I wanna be that girl you feel something more for. Someone that gets under your skin, but in the best possible way. I wanna be that girl that’s stuck in your brain and you just can’t kick - yet still consider a best friend. 🌼
As first dates go it’s not the worst she’s had. If it was anyone but Sherlock it wouldn’t be nearly as high on the list as it is, but hey, she never expected roses and candlelight and dancing.
Except there is dancing, if you want to call it that. Thrashing around in a mosh pit at a punk club isn’t exactly what she would have expected, but the call from Lestrade had been frantic and she’d said why not when Sherlock asked if she wouldn’t mind accompanying him and here they were. Sweaty, half deaf, bruised up…and grinning at each other like a couple of idiots.
Idiots in love, that’s what they are, and that’s why this is close to the top of the list of best worst dates ever. Sherlock looks devastating with a fake nose ring, black eyeliner (’guyliner’ she’d heard one of the other clubbers call it admiringly), torn black t-shirt and black jeans so tight they look painted on. Sin on a stick…and all hers, no matter how many others might try to catch his attention.
The suspect is caught half-way through the second song, the club is shut down for the night, and they spill out onto the pavement with the rest of the disgruntled crowd, giggling and making cow-eyes at each other. A woman with bright red lipstick and short, spiked blond hair tries to pry Sherlock away from her, but he deduces her unhappy marriage (”Go home to your husband, let him see you like this and he just might surprise you”) and hugs Molly closer.
They duck into the alley between the club and the tattoo parlour and Sherlock peers down at her in the near darkness. “You’re okay?” he asks. “We’re okay? I know this was supposed to be our first date, and technically I suppose it still counts, but I can try again. I’ll shut my mobile off and…mmph!”
His other, anxious words are cut off when Molly lunges up to capture his mouth with hers. When they part many long moments later, she smiles and (gently) flicks the nose ring. “My mum warned me about blokes like you,” she says with a smirk.
“Oh?” he asks, raising an eyebrow and smirking right back at her, his arms still wrapped snuggly round her waist. “And what did she say?”
Molly shrugs. “No idea, I never did listen to her when it came to men.” She tiptoes up to kiss him again. “But I can tell you this much: if you take me home right now, I can promise you you’ll get lucky. Very, very lucky.” She slides a hand down his chest and grabs his belt buckle, giving it a bit of a shake in case he’s inclined to mistake her meaning.
His mobile rings; without even glancing at it he shuts it off and shoves it back into his pocket. Dragging her by the hand, he pulls her back onto the pavement and flags a passing taxi. She giggles as he all but pushes her into the backseat and barks out her address to the driver.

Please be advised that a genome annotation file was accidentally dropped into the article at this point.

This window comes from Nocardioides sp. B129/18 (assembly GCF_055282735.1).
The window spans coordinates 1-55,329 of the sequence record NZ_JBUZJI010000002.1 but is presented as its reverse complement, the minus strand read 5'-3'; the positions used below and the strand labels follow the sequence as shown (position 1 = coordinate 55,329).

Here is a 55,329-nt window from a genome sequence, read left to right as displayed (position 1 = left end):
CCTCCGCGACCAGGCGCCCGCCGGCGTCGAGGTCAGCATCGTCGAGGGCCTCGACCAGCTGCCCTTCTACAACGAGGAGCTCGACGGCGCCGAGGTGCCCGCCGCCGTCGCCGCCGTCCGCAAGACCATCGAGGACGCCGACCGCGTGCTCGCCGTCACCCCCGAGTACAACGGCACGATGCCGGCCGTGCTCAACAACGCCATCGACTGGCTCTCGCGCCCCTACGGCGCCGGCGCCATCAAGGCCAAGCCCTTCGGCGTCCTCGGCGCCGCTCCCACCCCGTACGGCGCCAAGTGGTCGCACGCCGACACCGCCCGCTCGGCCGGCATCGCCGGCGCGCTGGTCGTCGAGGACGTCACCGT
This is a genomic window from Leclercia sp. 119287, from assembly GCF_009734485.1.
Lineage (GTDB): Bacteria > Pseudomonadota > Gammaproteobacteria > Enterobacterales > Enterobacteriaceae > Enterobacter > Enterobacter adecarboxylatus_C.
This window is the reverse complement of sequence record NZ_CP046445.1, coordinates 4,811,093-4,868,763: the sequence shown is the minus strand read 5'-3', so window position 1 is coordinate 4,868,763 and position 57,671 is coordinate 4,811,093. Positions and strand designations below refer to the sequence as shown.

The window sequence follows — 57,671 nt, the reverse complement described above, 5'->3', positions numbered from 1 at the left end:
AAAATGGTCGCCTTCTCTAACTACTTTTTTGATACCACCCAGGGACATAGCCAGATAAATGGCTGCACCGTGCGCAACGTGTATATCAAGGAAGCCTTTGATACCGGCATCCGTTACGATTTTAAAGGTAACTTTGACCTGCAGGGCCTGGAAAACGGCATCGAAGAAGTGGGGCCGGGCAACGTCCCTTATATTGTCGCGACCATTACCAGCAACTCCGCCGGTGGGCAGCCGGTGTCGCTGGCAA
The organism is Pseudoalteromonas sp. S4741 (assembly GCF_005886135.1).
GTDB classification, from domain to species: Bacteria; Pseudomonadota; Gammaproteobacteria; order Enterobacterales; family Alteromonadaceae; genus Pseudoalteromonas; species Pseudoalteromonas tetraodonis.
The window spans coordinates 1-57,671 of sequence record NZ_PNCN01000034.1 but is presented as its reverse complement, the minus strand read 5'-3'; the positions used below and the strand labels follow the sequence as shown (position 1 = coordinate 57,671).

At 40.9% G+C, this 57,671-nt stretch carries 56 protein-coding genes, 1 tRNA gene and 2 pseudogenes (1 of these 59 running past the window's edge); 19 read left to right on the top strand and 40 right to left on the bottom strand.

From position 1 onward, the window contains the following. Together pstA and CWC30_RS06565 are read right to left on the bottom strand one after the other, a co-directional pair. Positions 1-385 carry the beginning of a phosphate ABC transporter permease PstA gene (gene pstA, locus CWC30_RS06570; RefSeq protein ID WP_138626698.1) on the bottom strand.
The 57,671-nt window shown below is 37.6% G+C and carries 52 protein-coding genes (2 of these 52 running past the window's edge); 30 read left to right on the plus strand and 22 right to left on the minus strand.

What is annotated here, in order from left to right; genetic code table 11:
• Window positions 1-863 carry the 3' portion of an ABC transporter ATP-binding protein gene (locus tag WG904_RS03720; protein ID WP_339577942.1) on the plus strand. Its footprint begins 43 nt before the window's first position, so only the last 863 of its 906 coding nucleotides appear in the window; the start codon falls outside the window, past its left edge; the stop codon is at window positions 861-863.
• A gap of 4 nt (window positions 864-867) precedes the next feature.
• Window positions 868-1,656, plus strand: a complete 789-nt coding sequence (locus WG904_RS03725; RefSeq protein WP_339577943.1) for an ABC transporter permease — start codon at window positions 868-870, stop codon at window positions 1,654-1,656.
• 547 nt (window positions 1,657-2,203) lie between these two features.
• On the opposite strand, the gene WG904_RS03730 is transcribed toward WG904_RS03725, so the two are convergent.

The next morning she wakes up with her faux-punk boyfriend sprawled out in her bed, snoring peacefully, and decides that not only was it not the worst first date she’s ever had, but it’s actually the best.
What’s even better is that it’s also the last first date either of them will ever have.
yall hate faux ~edgy~ white punk bands until it’s 2am and u’ve been working on ur gay emo oc’s pinterest board for the past 6 hours and suddenly “it’s on my sleeve my skin will scream reminding me of who I killed inside my dream
” is the deepest sentence u’ve ever heard in ur entire goddamn life
I based the concept behind this shoot around Black fashion today. It’s well known that Black fashion / music / culture heavily influences American Popular Culture. And what’s one of the biggest components of our generation’s way of finding new unique pieces of style?…. THRIFTING. For all those in denial, thrifting was ‘the thing’ before Macklemore’s “Thrift Shop” made it socially acceptable to go out wearing someone’s granny’s clothes. Thrifting is my primary way of going about a wardrobe change, and this reflects the ‘black renaissance’ youth in its creativity. Thrifting just shows how creative our generation really is, our ability to take pieces and combine them together to make an influential style full of patterns and one-of-a-kind pieces.
I was lucky enough to have one of my favorite male trendsetters Steven Young collab on this shoot with me. We both wanted to show creativity / style in the power of layering. An added shirt around the waist or a coat on top of another can speak volumes about your style. I’m not afraid of wearing oversize clothes or a weird one piece, as long as you can own it; do it. I’m all about stepping outside of the comfort zone with styles. Oversize fits are in and they’re comfy, please embrace it. Prints on prints is a YES, saying no to that $2 Tommy Hilfiger shirt is a NO. And the best part about being pro thrift is that it’s inexpensive! So if you see vision in a particular piece that isn’t all the way how you want it to be… cut it, sow it with something else and make your own clothes how you see fit. Me being a college kid myself, I can appreciate getting unique pieces in my closet (30+ pieces at a time) rather than going broke (for only 2 name brand). 9 times out of 10 you can find high end name brands in a thrift store or very similar pieces to something you’d pay an arm-and-a-leg for in a high end store.
My message? Be creative, be bold and thrift your heart out. Creativity is what makes you unique. Fashion in a nutshell to me is putting something together that no one has ever seen before. You’re not born with style but it can surely be learned over time. Each outfit is unique, and luckily today it is affordable. Express yourself.
*Outfit pieces available at Value Village in Silver Springs, MD.